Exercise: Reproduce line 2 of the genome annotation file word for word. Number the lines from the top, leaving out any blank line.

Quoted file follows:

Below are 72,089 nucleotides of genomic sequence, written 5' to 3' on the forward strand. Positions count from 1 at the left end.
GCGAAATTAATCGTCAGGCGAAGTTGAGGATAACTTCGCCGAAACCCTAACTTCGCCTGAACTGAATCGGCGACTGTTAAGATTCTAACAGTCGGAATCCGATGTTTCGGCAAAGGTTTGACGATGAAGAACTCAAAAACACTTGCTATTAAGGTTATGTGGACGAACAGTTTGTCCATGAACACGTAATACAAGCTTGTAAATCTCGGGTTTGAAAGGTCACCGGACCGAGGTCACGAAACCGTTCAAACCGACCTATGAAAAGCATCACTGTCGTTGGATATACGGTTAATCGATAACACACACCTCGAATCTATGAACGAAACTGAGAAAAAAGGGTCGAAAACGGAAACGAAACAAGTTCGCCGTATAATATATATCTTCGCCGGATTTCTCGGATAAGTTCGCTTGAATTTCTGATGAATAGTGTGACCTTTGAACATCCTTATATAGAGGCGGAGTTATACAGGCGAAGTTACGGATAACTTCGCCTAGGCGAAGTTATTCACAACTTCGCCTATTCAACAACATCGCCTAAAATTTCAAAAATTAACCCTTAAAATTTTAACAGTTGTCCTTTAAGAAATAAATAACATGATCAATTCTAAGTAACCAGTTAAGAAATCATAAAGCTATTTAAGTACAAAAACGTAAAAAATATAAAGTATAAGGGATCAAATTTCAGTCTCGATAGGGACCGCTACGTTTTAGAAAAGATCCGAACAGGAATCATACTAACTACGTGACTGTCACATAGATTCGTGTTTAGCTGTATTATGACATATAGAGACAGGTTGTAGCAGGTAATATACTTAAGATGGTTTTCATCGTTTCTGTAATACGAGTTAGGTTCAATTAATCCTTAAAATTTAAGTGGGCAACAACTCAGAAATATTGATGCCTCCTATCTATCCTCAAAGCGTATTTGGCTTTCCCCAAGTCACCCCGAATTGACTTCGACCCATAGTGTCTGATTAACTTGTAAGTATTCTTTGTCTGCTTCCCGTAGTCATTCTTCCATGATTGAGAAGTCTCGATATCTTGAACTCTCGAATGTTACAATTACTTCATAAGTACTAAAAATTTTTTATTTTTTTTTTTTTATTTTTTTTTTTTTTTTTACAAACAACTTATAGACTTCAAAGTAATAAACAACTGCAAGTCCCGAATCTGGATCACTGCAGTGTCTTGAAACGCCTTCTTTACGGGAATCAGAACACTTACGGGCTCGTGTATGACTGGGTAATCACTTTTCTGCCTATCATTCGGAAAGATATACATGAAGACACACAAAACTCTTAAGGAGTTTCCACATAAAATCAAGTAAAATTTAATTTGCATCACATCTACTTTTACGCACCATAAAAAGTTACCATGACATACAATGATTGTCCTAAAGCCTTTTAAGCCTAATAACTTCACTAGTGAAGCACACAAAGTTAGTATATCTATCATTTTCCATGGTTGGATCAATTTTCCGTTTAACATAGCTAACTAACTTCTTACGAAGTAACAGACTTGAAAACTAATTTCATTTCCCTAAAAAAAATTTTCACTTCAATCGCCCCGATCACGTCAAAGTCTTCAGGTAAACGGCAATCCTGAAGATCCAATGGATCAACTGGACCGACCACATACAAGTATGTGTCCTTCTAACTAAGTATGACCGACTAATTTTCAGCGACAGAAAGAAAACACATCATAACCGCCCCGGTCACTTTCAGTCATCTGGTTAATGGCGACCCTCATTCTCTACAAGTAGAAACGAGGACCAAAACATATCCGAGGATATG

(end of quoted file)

GCGAAATTAATCGTCAGGCGAAGTTGAGGATAACTTCGCCGAAACCCTAACTTCGCCTGAACTGAATCGGCGACTGTTAAGATTCTAACAGTCGGAATCCGATGTTTCGGCAAAGGTTTGACGATGAAGAACTCAAAAACACTTGCTATTAAGGTTATGTGGACGAACAGTTTGTCCATGAACACGTAATACAAGCTTGTAAATCTCGGGTTTGAAAGGTCACCGGACCGAGGTCACGAAACCGTTCAAACCGACCTATGAAAAGCATCACTGTCGTTGGATATACGGTTAATCGATAACACACACCTCGAATCTATGAACGAAACTGAGAAAAAAGGGTCGAAAACGGAAACGAAACAAGTTCGCCGTATAATATATATCTTCGCCGGATTTCTCGGATAAGTTCGCTTGAATTTCTGATGAATAGTGTGACCTTTGAACATCCTTATATAGAGGCGGAGTTATACAGGCGAAGTTACGGATAACTTCGCCTAGGCGAAGTTATTCACAACTTCGCCTATTCAACAACATCGCCTAAAATTTCAAAAATTAACCCTTAAAATTTTAACAGTTGTCCTTTAAGAAATAAATAACATGATCAATTCTAAGTAACCAGTTAAGAAATCATAAAGCTATTTAAGTACAAAAACGTAAAAAATATAAAGTATAAGGGATCAAATTTCAGTCTCGATAGGGACCGCTACGTTTTAGAAAAGATCCGAACAGGAATCATACTAACTACGTGACTGTCACATAGATTCGTGTTTAGCTGTATTATGACATATAGAGACAGGTTGTAGCAGGTAATATACTTAAGATGGTTTTCATCGTTTCTGTAATACGAGTTAGGTTCAATTAATCCTTAAAATTTAAGTGGGCAACAACTCAGAAATATTGATGCCTCCTATCTATCCTCAAAGCGTATTTGGCTTTCCCCAAGTCACCCCGAATTGACTTCGACCCATAGTGTCTGATTAACTTGTAAGTATTCTTTGTCTGCTTCCCGTAGTCATTCTTCCATGATTGAGAAGTCTCGATATCTTGAACTCTCGAATGTTACAATTACTTCATAAGTACTAAAAATTTTTTATTTTTTTTTTTTTATTTTTTTTTTTTTTTTTACAAACAACTTATAGACTTCAAAGTAATAAACAACTGCAAGTCCCGAATCTGGATCACTGCAGTGTCTTGAAACGCCTTCTTTACGGGAATCAGAACACTTACGGGCTCGTGTATGACTGGGTAATCACTTTTCTGCCTATCATTCGGAAAGATATACATGAAGACACACAAAACTCTTAAGGAGTTTCCACATAAAATCAAGTAAAATTTAATTTGCATCACATCTACTTTTACGCACCATAAAAAGTTACCATGACATACAATGATTGTCCTAAAGCCTTTTAAGCCTAATAACTTCACTAGTGAAGCACACAAAGTTAGTATATCTATCATTTTCCATGGTTGGATCAATTTTCCGTTTAACATAGCTAACTAACTTCTTACGAAGTAACAGACTTGAAAACTAATTTCATTTCCCTAAAAAAAATTTTCACTTCAATCGCCCCGATCACGTCAAAGTCTTCAGGTAAACGGCAATCCTGAAGATCCAATGGATCAACTGGACCGACCACATACAAGTATGTGTCCTTCTAACTAAGTATGACCGACTAATTTTCAGCGACAGAAAGAAAACACATCATAACCGCCCCGGTCACTTTCAGTCATCTGGTTAATGGCGACCCTCATTCTCTACAAGTAGAAACGAGGACCAAAACATATCCGAGGATATG